Paul Pillar

Hard and Soft Power in Bahrain

The island kingdom of Bahrain has stuck out as a kind of sore thumb in the Persian Gulf ever since the Arab Spring got under way. It is the only one of the six monarchies of the Gulf Cooperation Council that has seen major political unrest during these past two or three years. It also is a place where U.S.

Echoes of Lebanon in Syria

Expressions of angst over Syria have entailed several themes, one of which concerns possible “spread” of the Syrian civil war into nearby states. Lebanon, for reasons of physical and ethnic geography, is most often mentioned as a locale of such spreading.

The Guantanamo Political Game

The national disgrace that is the detention facility at Guantanamo Bay is still in operation largely because of another familiar national disgrace, which is partisan gamesmanship. At his press conference this week President Obama stated accurately the multiple reasons, which include significant political damage to U.S.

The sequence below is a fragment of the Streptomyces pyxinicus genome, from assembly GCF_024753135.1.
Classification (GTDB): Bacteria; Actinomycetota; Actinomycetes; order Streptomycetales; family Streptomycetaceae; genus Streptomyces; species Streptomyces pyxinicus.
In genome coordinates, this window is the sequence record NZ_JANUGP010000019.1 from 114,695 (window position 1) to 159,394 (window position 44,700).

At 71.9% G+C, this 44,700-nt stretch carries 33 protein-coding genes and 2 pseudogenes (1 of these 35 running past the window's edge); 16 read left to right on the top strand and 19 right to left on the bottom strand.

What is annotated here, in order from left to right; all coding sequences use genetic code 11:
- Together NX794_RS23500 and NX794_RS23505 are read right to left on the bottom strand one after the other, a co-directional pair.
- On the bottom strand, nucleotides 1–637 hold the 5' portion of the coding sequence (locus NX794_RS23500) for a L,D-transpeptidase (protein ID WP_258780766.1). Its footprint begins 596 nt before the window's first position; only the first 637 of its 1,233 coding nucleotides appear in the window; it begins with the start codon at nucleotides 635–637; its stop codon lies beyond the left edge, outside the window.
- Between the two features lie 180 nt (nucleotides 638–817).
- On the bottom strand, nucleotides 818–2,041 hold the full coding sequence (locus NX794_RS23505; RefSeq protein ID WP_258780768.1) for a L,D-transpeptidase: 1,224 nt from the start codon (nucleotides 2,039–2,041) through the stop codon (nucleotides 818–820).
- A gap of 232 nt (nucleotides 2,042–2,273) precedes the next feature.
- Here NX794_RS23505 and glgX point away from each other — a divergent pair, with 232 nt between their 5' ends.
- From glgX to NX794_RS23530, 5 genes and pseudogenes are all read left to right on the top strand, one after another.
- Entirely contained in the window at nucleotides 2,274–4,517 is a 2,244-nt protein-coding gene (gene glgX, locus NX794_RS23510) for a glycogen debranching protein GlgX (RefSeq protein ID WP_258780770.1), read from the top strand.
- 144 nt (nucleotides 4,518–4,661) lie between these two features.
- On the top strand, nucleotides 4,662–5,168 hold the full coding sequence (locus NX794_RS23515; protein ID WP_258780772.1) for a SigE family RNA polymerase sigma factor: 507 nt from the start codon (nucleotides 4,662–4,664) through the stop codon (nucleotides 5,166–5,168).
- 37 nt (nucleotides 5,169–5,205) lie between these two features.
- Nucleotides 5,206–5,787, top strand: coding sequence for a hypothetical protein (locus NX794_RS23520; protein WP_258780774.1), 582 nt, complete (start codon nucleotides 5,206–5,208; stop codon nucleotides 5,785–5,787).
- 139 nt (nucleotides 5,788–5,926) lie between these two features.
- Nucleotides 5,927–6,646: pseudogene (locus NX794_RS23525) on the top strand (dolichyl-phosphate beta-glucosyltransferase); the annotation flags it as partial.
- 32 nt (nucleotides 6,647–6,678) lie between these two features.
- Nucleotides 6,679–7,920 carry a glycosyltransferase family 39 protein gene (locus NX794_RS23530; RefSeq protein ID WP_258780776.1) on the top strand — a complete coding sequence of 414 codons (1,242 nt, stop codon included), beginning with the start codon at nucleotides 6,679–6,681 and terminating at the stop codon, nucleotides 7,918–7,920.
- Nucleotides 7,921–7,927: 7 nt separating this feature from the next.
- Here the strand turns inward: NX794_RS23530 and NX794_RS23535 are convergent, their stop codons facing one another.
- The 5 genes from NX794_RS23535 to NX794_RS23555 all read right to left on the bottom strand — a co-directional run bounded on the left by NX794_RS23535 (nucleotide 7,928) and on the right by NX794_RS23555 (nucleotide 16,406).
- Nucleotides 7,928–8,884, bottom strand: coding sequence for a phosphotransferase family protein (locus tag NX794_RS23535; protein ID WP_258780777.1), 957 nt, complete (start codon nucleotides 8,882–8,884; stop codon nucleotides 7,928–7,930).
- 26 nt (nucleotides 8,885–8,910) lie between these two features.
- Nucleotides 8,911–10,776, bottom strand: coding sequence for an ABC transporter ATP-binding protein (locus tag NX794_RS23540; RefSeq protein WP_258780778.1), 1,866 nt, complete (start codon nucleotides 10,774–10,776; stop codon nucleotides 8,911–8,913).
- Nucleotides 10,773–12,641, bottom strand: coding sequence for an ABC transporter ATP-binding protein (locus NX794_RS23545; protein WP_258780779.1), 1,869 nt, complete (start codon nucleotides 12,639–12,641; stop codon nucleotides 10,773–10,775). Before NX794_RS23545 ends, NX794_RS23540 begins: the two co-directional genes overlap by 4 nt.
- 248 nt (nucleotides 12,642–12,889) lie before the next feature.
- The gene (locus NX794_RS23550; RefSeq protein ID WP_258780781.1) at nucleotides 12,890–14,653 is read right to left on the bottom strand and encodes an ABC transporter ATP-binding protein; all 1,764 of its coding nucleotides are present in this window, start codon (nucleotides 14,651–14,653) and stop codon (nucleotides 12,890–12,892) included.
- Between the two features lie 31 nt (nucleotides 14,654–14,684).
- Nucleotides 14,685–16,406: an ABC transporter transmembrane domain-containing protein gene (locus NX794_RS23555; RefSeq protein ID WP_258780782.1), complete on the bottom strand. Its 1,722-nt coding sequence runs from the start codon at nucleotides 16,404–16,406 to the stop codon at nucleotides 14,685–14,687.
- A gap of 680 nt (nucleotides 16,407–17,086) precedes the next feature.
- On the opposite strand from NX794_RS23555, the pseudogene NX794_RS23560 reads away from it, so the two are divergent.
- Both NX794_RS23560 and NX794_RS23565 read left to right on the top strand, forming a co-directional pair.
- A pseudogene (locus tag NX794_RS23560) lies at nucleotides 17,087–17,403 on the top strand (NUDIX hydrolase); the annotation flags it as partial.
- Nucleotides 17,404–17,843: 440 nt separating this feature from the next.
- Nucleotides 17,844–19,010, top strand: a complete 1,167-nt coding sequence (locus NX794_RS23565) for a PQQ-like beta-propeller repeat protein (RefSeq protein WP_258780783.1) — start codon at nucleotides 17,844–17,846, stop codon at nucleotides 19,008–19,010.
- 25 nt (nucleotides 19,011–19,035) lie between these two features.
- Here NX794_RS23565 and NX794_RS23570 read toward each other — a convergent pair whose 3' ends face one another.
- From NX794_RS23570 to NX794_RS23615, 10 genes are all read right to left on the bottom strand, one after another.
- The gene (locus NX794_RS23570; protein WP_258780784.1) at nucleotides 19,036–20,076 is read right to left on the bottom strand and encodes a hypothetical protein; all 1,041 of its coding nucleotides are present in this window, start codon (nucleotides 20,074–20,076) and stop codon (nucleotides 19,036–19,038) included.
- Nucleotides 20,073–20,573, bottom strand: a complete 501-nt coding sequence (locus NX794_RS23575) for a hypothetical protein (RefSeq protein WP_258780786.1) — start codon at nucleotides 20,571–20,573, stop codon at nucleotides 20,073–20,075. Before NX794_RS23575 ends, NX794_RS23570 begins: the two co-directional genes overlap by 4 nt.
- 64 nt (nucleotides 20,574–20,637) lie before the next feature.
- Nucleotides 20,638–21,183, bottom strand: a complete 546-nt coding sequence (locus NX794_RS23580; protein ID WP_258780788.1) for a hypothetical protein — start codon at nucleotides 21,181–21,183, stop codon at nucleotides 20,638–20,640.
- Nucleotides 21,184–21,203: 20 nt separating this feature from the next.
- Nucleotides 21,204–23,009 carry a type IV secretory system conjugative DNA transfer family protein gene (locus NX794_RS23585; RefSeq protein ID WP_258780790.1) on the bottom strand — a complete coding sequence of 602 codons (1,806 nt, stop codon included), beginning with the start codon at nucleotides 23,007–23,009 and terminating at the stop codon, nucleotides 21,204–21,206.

Syria and WMD Inconsistency in the Middle East

Once again people are getting spun up over elusive details about what a Middle Eastern regime is or is not doing regarding unconventional weapons. Participants in public debates over policy get seized with questions such as the significance of a soil sample or whether certain victims of Syria's civil war had dilated pupils.

The Iraqi Civil War, Round Two

The most prominent civil wars in recent years have not started with a clear, firing-on-Fort-Sumter beginning. Instead they have been slid into as protests grow, confrontations between the regime and an opposition become more physical, and the government's use of lethal force is increasingly matched by oppositionists firing back.